Are there terrible threes and fours, too?

Are there terrible threes and fours, too?
At this age, children tend to be less oppositional, but they still want to assert themselves.

At this age, children tend to be less oppositional, but they still want to assert themselves. They’re seeking more independence and are trying to understand why things are the way they are.

Around 4 years old, some children go through what seems like a teenage crisis. This developmental stage is not always discussed in psychology books, even though many parents talk about it. Among other things, they note that their children always want to negotiate, they say hurtful things and test limits.

Annie and Francis, parents to 4-year-old Charlie, are quite familiar with this stage. “Our daughter butts heads with us; she argues, pushes the limits, and, when she’s angry, slams her bedroom door like a teenager!”

At 3 and 4, your child still needs your help to learn how to assert himself, follow rules and manage his emotions.

Here are some guidelines to help you with your 3 or 4 year old.

He wants everything

Psychologist and psychotherapist Isabelle Filliozat explains that “I want” doesn’t necessarily mean that the child immediately wants the object in question. “Children use the verb “want” to express all kinds of other verbs such as “think,” “see” and “like.” And at this age, children still can’t situate themselves in time. When they say, “I want candy,” they may mean “I’m thinking about candy, I like candy, I see candy or I ate candy yesterday.” Instead of answering that he won’t get any candy, try saying things like: “Yes, you ate candy at grandma’s yesterday”; “I know you like candy”; or “You’re right, there’s candy near the cash.”

He wants to do everything by himself

Even if it takes longer, it’s important to guide your child rather than do things for him. Ask him questions to help him figure out how to do something, share the task with him, encourage his efforts and give him little responsibilities. A good rule of thumb is to leave yourself an extra 10 minutes for your morning and evening routines.

He doesn’t follow rules

Your child still has a hard time resisting impulses. He needs your supervision and your help to follow rules. It’s important to be consistent in their application. Your toddler will tend to disobey more if you slack off on the rules sometimes.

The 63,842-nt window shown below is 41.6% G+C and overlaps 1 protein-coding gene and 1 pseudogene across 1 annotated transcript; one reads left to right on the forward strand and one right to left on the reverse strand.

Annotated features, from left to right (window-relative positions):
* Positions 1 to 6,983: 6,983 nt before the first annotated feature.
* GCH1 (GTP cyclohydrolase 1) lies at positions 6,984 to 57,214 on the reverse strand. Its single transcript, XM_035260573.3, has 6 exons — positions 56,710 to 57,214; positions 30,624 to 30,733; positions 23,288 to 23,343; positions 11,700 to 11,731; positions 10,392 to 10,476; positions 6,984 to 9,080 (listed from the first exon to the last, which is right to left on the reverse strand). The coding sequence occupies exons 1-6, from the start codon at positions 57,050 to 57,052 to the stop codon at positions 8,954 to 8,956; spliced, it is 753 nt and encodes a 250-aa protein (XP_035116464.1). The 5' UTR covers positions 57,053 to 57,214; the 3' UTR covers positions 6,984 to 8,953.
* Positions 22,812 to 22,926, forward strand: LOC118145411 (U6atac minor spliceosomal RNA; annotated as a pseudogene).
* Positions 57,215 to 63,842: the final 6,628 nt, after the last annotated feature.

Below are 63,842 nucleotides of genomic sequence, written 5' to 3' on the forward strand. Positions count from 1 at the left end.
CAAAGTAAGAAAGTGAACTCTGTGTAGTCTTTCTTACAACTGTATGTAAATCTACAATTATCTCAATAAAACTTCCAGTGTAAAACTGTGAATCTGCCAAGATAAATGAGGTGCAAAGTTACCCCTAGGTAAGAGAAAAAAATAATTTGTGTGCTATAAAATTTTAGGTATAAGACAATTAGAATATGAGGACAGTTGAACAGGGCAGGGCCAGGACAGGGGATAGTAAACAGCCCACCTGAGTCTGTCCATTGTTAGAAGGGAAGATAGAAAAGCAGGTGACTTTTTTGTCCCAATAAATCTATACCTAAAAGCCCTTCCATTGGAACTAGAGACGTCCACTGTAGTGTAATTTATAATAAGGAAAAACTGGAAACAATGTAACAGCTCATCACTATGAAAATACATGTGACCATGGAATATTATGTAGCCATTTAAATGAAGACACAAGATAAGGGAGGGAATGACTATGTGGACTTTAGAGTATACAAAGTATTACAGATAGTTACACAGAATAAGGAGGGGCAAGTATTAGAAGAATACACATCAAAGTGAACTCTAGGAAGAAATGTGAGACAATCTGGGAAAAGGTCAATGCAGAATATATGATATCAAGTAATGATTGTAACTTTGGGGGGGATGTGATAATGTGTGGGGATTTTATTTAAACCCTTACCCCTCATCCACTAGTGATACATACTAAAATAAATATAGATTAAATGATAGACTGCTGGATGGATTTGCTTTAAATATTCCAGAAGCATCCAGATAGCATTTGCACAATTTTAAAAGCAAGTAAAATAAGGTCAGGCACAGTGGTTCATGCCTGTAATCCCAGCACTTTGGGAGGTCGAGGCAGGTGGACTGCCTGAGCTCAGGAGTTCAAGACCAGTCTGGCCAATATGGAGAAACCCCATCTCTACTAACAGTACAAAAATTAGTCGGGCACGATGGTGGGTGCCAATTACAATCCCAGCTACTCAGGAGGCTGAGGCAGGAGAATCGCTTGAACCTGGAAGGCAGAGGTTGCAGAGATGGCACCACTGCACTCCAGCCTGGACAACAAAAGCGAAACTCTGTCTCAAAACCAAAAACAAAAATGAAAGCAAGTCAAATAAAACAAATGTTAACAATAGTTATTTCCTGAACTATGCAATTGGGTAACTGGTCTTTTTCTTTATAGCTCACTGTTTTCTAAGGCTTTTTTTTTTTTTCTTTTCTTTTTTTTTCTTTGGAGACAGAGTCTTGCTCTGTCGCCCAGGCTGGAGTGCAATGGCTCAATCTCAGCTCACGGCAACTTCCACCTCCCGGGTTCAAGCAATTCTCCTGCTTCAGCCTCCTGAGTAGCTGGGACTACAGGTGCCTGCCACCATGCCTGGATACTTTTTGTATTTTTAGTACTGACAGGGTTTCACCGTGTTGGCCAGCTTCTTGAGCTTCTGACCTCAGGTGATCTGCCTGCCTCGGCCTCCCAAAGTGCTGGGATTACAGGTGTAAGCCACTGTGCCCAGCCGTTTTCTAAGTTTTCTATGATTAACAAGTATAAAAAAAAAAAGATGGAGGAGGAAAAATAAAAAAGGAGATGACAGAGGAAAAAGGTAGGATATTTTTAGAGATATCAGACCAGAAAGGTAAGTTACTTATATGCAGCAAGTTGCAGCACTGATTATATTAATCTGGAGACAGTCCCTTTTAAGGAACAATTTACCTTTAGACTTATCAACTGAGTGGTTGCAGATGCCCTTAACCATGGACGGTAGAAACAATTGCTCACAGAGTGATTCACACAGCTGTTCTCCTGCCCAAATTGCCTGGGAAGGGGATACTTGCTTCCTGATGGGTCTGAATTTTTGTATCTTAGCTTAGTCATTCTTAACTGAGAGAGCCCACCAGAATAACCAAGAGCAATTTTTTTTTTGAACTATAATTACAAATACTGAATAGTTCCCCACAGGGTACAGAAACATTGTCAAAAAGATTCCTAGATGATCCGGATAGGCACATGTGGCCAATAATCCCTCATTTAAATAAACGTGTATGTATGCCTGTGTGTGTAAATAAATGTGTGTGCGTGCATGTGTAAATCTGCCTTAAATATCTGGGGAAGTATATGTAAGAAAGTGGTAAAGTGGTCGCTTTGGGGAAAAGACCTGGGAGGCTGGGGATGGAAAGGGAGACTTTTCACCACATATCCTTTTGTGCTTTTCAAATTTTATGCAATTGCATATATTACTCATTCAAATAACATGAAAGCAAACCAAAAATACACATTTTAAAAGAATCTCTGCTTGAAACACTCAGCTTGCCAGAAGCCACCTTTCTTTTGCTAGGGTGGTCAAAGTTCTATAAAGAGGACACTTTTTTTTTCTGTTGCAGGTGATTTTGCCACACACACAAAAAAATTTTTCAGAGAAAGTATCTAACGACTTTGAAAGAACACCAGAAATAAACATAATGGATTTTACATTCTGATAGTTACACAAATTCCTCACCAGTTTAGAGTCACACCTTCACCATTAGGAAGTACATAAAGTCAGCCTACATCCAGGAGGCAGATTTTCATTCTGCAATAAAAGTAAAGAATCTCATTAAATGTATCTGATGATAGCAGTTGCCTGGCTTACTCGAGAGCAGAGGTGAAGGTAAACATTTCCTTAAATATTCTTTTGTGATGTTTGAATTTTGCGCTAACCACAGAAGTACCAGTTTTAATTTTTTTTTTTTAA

He’s driving me crazy!
It’s true that this period can be quite trying. However, screaming at your child or throwing things on the ground will only scare him. If you’re at the end of your rope, the best thing is to try to take a few deep breaths to calm down, listen to some music or do some exercise or any other activity that makes you feel good. You’ll be setting a good example for your child by showing him healthy ways to manage anger. It’s nevertheless important to make sure your toddler is safe by asking someone you trust to fill in while you take a break.

He negotiates

Your toddler acts this way to get what he wants, but also to understand better. “His logic is developing and he can pick up on contradictions and unfairness,” says early childhood education professor Nicole Malenfant. “For example, he may ask you why he has to wear a hat in the sun when you don’t.” In such cases, it’s always better to answer truthfully. For example, you can say: “My skin isn’t as sensitive as yours, but you’re right that I should better protect myself from the sun.” However, if your child negotiates to delay his bedtime or to have a third cookie, it’s better not to engage in a discussion. You can acknowledge his wish. Say: “I know you like cookies, but 2 is enough.” If he still continues to negotiate, you can simply tell him: “The discussion is over. I’m the parent and on this, I decide.”


  • 2-year-olds have a hard time controlling their actions, emotions and thoughts because their brain is still developing.
  • At 2 years old, your child becomes aware that he’s an individual person, separate from you. He needs to assert himself, make decisions for himself, make his preferences known and control his environment.
  • Giving your child choices helps reduce his opposition.